Even though all my online friends will tell you socially I’m just a goober because I’m too lazy to learn any of the ‘stuff’ that you are supposed to know, in some ways it has kept me from wanting to get caught up in the ‘game’. For better or worse, what you get of me is pure all uneducated Florida Cracker redneck that wouldn’t know a keyword if it jumped in my boat…, uh post.  
    Ok, I’m really not that naive, but I know what I like to read and all I know is it better be readable. I don’t know much but I do read enough and I do know good content vs bad content and I’ve seen plenty of both in here (not here Gini, I mean in social). You don’t get to vote at my site however, I’m still under a probationary period.
    Thanks for sharing and good to see you at Gini and Lisa’s. Hopefully they had some food; all I got were Saltine Crackers w/ ketchup dip and Old Milwaukee beer when i was there last week. However, it doesn’t take much to get me to come to a party……
    Happy Monday.

    • jaymethomason

       @bdorman264 Stink bait – hee hee! I’m totally going to use that line in my next presentation, hope that’s OK! 

      •  @jaymethomason @bdorman264 Oh! Speaking of saltine crackers… there is a video somewhere of @mollimegasko trying to prove a point that you can eat xx number of saltines without drinking water. I believe she failed. but anyway…

  • jaymethomason

    @seanmalarkey @_SKG @rjfrasca @mariustorjusen Thanks so much for sharing my post!

    • mariustorjusen

      @jaymethomason I found it very relevant , so keep those good tweets coming

    • rjfrasca

      @jaymethomason Absolutely. Great post 🙂 Have an awesome day!

  • jaymethomason

    Thank you for sharing, @beckygaylord!

  • jaymethomason

    @thesnowlegacy @anandp29 @cbmatthews @aschottmuller @DomJofo Thanks so much for the Twitter love!

    • anandp29

      @jaymethomason You’re welcome!

  • jaymethomason

    @soundtrack_pro Thanks for sharing!

  • I want you to know, I LOVE the doughnut story and it confirmed for me that it’s OK to run the guest post we’re running on Thursday. Some times it’s OK to just have fun – we don’t always have to have a point. Regardless, we do have to be interesting/entertaining. 
    Also, YAY! The buffer button is back! Thanks, leowid !

    • LeoWid

       @Lisa Gerber no worries Lisa, all is shiny and easy to share again! 🙂 

    • jaymethomason

       @Lisa Gerber  leowid So happy to hear, Lisa!

  • TRGArts

    RT @kmueller62: Good Content vs. Bad Content via @ginidietrich #artsmarketing #nptech

  • jaymethomason

    @voxoptima @stefsealy @NancyCawleyJean @rjfrasca @mongoosemetrics Thank you so much for the Twitter love. Love making new friends!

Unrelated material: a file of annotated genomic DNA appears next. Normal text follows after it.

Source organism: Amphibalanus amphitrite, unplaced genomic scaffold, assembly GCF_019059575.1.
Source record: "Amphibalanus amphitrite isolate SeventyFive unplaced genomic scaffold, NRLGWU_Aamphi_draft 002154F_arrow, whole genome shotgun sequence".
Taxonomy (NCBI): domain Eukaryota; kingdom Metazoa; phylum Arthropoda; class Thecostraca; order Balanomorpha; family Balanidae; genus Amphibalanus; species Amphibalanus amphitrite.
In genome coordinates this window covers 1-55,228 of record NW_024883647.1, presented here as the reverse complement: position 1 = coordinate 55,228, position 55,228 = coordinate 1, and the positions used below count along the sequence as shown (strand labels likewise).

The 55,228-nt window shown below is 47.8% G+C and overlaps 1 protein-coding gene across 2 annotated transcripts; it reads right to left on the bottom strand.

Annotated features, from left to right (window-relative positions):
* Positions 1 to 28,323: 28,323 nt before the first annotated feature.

• NancyCawleyJean

      @jaymethomason A good post MUST be shared! Look forward to more! Do you have a blog I can subscribe to?

  • jaymethomason

    Thank you for sharing! @drjasonsnyder @razoo @saintinc @giseleNMendez

    • saintinc

      @jaymethomason Great article! 🙂

  • jaymethomason

    @lisagerber You’re such a wonderful editor! Thanks for making me sound so good!

    • lisagerber

      @jaymethomason I had great content to work with. 🙂 thanks for the nice note. Made me smile.

  • markalves

    @briancarter Good article. But, the line “This is not good advice” wraps underneath the author’s pic — looks like an unfortunate caption.

  • jaymethomason

    @spiral16 @KristaKotria @ HurstAaron @summerjoy Thanks so much for sharing my article!

  • JustInTheSouth

    @BJ_Emerson Thanks for the RT BJ. Hope all is well with you.

  • JamesDuthie

    @alexwood15 Thanks bro

  • jaymethomason

    @clairedowdall @schneiderb @alanariley Thanks so much for sharing!

    • clairedowdall

      @jaymethomason @schneiderb @alanariley my pleasure! It’s a great post 🙂

  • mindywithrow

    Thank you for taking a stand for quality against quantity. When I read your line, “They read all the articles their customers are reading to get a better understanding of what content is out there and what “holes” exist that Smartie can fill,” I was cheering. That’s exactly what I do as part of my content inventory and gap analysis for clients, and it always pays off. 
    There is still a common lack of understanding, even among clients who prefer to produce lengthier content on a less frequent basis, about what constitutes good content. Like brands who have a perfectly good press room but then fill their blogs with press releases. (I wrote about this recently: I just might read the rest of a site–even the press releases–if the original content I landed on was really useful and entertaining, but if it’s not, I’m outta there.
    Thanks for a great discussion, Jayme!

  • Nivlong

    @scrappy_face @SpinSucks I vote for good content!

    • scrappy_face

      @Nivlong High 5 for content! 🙂

  • jaymethomason

    @cmgpartners Thank you!

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  • KattAnnPaul

    Great article! Awesome point, i totally agree.